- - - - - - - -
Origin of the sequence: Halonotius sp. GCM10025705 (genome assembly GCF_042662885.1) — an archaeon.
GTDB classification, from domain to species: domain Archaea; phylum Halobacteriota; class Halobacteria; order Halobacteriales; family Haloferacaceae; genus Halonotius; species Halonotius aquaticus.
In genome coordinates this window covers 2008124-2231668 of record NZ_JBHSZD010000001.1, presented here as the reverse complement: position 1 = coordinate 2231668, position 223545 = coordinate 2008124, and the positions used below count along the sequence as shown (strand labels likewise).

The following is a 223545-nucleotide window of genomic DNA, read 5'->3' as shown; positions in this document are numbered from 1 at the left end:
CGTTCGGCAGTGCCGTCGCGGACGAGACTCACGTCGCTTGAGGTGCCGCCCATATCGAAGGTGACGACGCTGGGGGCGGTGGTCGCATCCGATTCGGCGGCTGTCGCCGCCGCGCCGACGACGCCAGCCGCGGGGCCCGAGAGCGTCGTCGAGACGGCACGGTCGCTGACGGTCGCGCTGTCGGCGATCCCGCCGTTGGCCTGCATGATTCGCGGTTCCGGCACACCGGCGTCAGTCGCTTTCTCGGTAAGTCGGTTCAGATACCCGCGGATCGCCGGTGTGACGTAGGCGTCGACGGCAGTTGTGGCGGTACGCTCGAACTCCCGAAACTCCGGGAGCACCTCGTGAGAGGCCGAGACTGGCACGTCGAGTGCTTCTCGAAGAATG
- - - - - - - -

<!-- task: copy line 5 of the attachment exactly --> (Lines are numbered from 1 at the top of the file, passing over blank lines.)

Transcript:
CGTTCGGCAGTGCCGTCGCGGACGAGACTCACGTCGCTTGAGGTGCCGCCCATATCGAAGGTGACGACGCTGGGGGCGGTGGTCGCATCCGATTCGGCGGCTGTCGCCGCCGCGCCGACGACGCCAGCCGCGGGGCCCGAGAGCGTCGTCGAGACGGCACGGTCGCTGACGGTCGCGCTGTCGGCGATCCCGCCGTTGGCCTGCATGATTCGCGGTTCCGGCACACCGGCGTCAGTCGCTTTCTCGGTAAGTCGGTTCAGATACCCGCGGATCGCCGGTGTGACGTAGGCGTCGACGGCAGTTGTGGCGGTACGCTCGAACTCCCGAAACTCCGGGAGCACCTCGTGAGAGGCCGAGACTGGCACGTCGAGTGCTTCTCGAAGAATG